Why do even veteran homeschool families need to attend homeschool conventions?
 
Good morning, all!
 
The Lord woke me up this morning with these thoughts pouring out of my brain.  So I thought it best to write them down and offer these to you, hopefully as a source of encouragement, after a big weekend.  May the Lord richly bless your efforts!  
Susan Iverson
 
Several veteran homeschool mamas expressed to me over the course of the weekend that attending homeschool conventions leaves them and their husbands (if they are present) feeling down and discouraged.  They run into families they only see once a year and fall prey to comparing their own children’s progress to others – a surefire way to destroy contentment and joy.  Some also said that they battle extreme temptation in the exhibit hall.  They know how restricted their budget is and struggle to resist the latest, greatest of all the vendors have to offer.  I felt sad to learn of their burden and did my best to offer another perspective because I would not want these feelings to keep families away.  Even those of us who have been homeschooling a long time can still benefit from attending homeschool conventions.  Here is my review of this topic and the FEAST Convention.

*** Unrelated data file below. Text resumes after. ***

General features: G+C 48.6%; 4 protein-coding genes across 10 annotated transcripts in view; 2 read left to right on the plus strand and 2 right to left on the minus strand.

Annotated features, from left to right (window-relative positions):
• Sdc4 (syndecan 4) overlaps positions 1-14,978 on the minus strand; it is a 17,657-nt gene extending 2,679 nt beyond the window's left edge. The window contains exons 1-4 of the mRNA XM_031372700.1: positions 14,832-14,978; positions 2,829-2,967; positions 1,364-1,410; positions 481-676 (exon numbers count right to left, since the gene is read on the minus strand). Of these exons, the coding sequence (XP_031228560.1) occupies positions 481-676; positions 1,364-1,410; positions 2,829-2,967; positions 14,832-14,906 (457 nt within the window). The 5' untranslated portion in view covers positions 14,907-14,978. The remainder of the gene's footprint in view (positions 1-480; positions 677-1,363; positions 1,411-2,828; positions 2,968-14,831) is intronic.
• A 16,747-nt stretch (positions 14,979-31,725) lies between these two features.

My husband, Justin, and I attended our first homeschool conference in The Woodlands over a dozen years ago when we only had two little ones, and I do not think we have missed a year since – whether attending the regional FEAST or state THSC conference or both.  Of course, over the years, our needs have certainly changed.  At first, we required a lot of ‘how-to’ instruction, information about our legal rights, as well as an introduction to the plethora of curricula available to homeschoolers.  That may mirror the story of many.  We still believe it is essential to keep up with changes in the law, and we do seek out curricula as needed.  
 
As a family, we continue to recognize our need to make it a priority to support our homeschooling community through attending these annual events and volunteering our services as we are able.  In addition, we purpose not to adopt the attitude of “We’ve heard it all, and we have nothing to learn from any of the convention speakers or vendors.”  As tempting as it may be, we also make a conscious effort to avoid the comparison trap and hold each other accountable in this area.  The benefit of our homeschooling experience has freed us up to process the incoming information on our own terms, as the Lord leads, and only apply what suits our family and homeschool – nothing more, nothing less.